It’s just over 13 years since Google launched and not much less since it came to dominate the business of internet search.
So great is the influence of search engines that an industry has grown up simply to ‘game’ whatever system is put in place to deliver the most relevant results and exclude irrelevant, bogus or malicious ones.
Though it seems as though Google has been with us forever and that it’s presence at the heart of the web will be eternal, it may not be. We risk taking the pre-eminence of search engines on the web for granted.
In looking for ‘Google killers’ commentators typically look to the horizon for other search engines. Yahoo was once in the frame. These days it’s Bing. In truth it seems highly unlikely that Google will be eclipsed by a newer, better Google.
Call it loyalty, call it laziness. Banks chase student customers simply because once people start with a bank they’re remarkably unlikely to switch to a competitor and thus though a student is a liability, the professional they may well become will be an asset.
Google commands similar loyalty. It is very good at what it does. Other engines haven’t gained a reputation for doing a significantly better job. With no compelling reason to switch brands most users will stay put.
However when Larry Page told an audience in September that the biggest threat to Google was “Google,” (on the basis that companies of Google’s size often collapse in on themselves) he may have missed the point.
The biggest threat to companies like Google may be less its direct competitors than those who have a stake in Google’s continued dominance, namely advertisers and the SEO industry.
Money, whether spent on advertising or on SEO, warps the results set. Even within the SEO industry there’s considerable concern that the behaviour of its least reputable practitioners may be killing the goose that lay the golden egg.
As Judith Lewis put it on the site Holistic Search, identifying ethics as a serious problem with SEO: “We need to stop acting like a bunch of cowboys and children who scream blue murder when someone tries to impose boundaries on us. We need to stop fearing regulations, qualifications and the like. We also need to start acting with integrity, be transparent, educate our clients and derive a legal torture method for those who being the name of SEO into disrepute.” Lewis did go on to explain that she wasn’t serious about the torture bit, bt that her exasperation, even anger, was real.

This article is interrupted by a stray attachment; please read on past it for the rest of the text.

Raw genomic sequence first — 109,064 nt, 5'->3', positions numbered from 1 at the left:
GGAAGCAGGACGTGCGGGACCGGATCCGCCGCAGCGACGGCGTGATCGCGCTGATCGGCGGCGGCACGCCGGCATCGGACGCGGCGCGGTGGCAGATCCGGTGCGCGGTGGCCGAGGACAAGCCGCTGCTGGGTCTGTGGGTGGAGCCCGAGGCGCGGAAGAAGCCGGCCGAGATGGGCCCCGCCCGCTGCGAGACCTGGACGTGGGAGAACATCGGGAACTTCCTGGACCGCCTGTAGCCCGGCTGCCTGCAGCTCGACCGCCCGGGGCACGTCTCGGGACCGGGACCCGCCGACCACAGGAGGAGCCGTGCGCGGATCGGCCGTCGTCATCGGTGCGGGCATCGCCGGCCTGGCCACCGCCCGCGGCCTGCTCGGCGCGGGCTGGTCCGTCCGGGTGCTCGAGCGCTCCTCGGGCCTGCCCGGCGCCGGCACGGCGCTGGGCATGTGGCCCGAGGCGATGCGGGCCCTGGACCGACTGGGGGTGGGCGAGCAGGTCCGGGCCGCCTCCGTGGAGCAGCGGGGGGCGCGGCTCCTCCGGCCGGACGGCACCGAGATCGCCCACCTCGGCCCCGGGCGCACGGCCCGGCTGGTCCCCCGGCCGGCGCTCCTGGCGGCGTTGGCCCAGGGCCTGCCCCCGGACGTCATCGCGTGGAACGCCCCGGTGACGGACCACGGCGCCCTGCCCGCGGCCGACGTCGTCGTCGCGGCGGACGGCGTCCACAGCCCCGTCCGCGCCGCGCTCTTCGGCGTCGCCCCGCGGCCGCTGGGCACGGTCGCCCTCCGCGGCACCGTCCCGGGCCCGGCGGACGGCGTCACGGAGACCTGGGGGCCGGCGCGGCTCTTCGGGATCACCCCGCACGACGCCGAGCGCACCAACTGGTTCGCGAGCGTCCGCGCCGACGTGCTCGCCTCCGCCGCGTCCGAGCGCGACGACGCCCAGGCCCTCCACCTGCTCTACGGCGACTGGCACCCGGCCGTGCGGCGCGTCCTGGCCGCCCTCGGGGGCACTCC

However blatantly illegal practices like hacking sites to place links aside, even ‘ethical’ SEO faces problems when search results are so distorted that they’re no longer trusted.
TKM threw out a question to the twittersphere; ‘how far down a series of search results would you search?’
The answers came back – only two or three pages before refining said one reply, five to ten pages if interested in a topic (more for images) came another.
If an average searcher views four to five pages of results (and if the question is sufficiently general that further refinement is difficult) and those pages are entirely formed of results that someone has paid to have put there then trust breaks down. The search engine has been compromised past the point of usefulness.
It leads to a constant struggle between the search engines and the SEOs; the search engines continually changing their algorithms to keep the results relevant, the SEOs constantly gaming the algorithms to get their clients’ results onto the front page.
Search engine users are expected to simply sit on the sidelines and take what they are given.
Some see the rise of Q&A services as a major threat to search engines, and in some respects they are – however in others they aren’t.
Q&A opens the door to the knowledge in people’s heads. It adds opinion and experience to simply information discovery. While search engines can find you ‘the best book on making jam’ by pointing you towards any number of sites where people have recorded their opinions, that still doesn’t help if the search results have been fixed by SEOs working for interested parties.
So what does Q&A offer? Firstly it offers a different kind of information sorting – one shaped by experience and knowledge rather than computation and money. It can also offer speed – if you don’t know what to look for it becomes quite hard to find in, however someone with years of experience could do in two minutes what it might take you hours to do and point you towards the result you need – assuming that person is online and answers your question. Thirdly, should search engine results become ever more compromised, it may offer trust. I say ‘may’ because one thing we can be absolutely sure of is that as Q&A takes an increasing share of search there will be companies that try to game that market just as they have search engine results. How they might do that will be the basis of a future article.
However does all this mean that Q&A will replace Google? Replace is almost certainly the wrong word. What may well happen is that collectively (for at present they are many) Q&A sites will start to take market share from Google and other search engines. And where Q&A leads others may follow. It’ll be a challenge for Google to incorporate all these other trends within its brand. To persuade the ‘Q&A community,’ ie those who answer questions, to come on board the Google mothership is quite an ‘ask’ in itself. Who knows how they’ll go about it should they choose to try.